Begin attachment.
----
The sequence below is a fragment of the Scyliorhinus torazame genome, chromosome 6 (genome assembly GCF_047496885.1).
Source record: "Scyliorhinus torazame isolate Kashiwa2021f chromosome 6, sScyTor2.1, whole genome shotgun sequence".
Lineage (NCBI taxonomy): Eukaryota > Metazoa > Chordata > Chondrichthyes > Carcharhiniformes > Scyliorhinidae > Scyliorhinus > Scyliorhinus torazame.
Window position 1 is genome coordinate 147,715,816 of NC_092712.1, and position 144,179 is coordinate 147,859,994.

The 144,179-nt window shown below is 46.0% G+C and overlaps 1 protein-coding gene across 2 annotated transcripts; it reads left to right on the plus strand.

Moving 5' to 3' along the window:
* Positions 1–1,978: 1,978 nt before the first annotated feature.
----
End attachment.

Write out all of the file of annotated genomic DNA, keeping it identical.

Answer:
The sequence below is a fragment of the Scyliorhinus torazame genome, chromosome 6 (genome assembly GCF_047496885.1).
Source record: "Scyliorhinus torazame isolate Kashiwa2021f chromosome 6, sScyTor2.1, whole genome shotgun sequence".
Lineage (NCBI taxonomy): Eukaryota > Metazoa > Chordata > Chondrichthyes > Carcharhiniformes > Scyliorhinidae > Scyliorhinus > Scyliorhinus torazame.
Window position 1 is genome coordinate 147,715,816 of NC_092712.1, and position 144,179 is coordinate 147,859,994.

The 144,179-nt window shown below is 46.0% G+C and overlaps 1 protein-coding gene across 2 annotated transcripts; it reads left to right on the plus strand.

Moving 5' to 3' along the window:
* Positions 1–1,978: 1,978 nt before the first annotated feature.